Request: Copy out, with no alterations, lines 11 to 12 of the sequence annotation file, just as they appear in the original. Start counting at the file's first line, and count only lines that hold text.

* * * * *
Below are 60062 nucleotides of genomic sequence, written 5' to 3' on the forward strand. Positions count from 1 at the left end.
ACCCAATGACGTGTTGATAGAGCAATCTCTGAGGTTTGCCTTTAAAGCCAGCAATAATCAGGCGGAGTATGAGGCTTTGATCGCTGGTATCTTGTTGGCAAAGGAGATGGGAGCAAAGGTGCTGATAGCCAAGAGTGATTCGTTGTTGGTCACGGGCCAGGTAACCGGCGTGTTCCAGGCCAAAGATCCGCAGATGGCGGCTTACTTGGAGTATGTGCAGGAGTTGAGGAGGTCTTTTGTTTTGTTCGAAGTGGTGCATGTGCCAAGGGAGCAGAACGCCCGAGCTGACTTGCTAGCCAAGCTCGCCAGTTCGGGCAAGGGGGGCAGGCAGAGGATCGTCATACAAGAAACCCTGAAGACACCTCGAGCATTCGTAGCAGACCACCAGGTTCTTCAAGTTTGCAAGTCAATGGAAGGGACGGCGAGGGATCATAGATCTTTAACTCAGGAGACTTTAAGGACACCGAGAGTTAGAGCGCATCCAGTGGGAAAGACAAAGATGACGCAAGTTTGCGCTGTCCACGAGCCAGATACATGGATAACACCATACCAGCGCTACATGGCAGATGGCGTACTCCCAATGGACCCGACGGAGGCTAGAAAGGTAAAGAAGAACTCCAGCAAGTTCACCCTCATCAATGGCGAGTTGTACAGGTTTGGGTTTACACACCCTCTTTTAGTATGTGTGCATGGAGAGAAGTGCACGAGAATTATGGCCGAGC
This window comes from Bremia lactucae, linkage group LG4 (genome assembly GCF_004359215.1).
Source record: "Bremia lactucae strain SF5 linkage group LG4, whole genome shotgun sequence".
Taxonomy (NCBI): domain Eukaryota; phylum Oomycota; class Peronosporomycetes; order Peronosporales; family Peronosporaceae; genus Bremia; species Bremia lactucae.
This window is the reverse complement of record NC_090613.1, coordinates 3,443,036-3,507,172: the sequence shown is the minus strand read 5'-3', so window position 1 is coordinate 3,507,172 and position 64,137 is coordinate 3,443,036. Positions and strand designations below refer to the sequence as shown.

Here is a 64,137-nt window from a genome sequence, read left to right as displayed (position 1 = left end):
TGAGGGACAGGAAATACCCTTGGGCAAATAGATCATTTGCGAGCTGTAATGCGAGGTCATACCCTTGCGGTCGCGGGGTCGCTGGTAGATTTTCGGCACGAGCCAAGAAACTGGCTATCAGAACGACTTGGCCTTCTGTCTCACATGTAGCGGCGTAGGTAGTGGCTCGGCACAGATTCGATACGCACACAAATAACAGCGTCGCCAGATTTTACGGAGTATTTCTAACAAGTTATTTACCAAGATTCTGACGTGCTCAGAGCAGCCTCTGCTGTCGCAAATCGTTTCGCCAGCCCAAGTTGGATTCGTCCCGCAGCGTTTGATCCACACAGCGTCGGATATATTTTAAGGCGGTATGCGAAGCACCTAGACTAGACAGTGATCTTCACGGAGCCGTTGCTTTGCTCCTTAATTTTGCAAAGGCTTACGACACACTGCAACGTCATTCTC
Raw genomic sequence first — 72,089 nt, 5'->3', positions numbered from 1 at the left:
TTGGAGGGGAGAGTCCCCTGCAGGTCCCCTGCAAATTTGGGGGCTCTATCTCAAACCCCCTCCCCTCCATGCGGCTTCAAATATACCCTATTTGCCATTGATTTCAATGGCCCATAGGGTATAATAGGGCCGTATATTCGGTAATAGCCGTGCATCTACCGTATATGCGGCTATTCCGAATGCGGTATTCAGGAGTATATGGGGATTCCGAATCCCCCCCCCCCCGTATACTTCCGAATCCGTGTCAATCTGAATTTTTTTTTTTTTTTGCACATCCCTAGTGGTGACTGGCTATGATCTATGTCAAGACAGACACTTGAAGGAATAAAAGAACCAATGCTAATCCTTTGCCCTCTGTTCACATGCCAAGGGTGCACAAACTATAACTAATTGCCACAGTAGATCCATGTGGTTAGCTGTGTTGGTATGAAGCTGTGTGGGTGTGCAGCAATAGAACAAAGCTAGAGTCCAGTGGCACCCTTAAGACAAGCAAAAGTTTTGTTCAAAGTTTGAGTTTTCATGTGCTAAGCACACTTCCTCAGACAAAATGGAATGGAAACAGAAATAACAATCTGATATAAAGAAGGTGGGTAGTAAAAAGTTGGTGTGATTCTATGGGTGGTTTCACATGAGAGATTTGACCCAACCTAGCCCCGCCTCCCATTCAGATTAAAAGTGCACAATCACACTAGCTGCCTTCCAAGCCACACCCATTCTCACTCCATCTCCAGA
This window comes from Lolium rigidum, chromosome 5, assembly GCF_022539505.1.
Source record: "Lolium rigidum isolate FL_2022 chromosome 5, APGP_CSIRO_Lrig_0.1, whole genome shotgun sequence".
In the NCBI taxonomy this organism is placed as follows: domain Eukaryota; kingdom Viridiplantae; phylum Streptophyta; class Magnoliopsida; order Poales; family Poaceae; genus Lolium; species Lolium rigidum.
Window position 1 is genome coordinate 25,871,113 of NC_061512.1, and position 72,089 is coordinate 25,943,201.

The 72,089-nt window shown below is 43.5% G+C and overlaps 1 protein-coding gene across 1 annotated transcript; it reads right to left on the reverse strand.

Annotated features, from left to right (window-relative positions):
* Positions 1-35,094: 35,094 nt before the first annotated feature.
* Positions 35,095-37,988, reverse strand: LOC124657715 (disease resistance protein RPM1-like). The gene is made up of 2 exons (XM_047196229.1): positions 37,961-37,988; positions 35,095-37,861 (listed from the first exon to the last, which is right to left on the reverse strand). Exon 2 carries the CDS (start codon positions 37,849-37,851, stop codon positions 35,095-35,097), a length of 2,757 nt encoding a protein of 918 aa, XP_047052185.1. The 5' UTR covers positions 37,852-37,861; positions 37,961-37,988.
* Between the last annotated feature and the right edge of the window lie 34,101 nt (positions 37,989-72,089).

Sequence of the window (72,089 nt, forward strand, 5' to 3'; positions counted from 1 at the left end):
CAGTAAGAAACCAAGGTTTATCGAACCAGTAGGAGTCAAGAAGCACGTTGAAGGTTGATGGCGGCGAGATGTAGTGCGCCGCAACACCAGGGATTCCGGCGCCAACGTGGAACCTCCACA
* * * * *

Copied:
This window comes from Lolium rigidum, chromosome 5, assembly GCF_022539505.1.
Source record: "Lolium rigidum isolate FL_2022 chromosome 5, APGP_CSIRO_Lrig_0.1, whole genome shotgun sequence".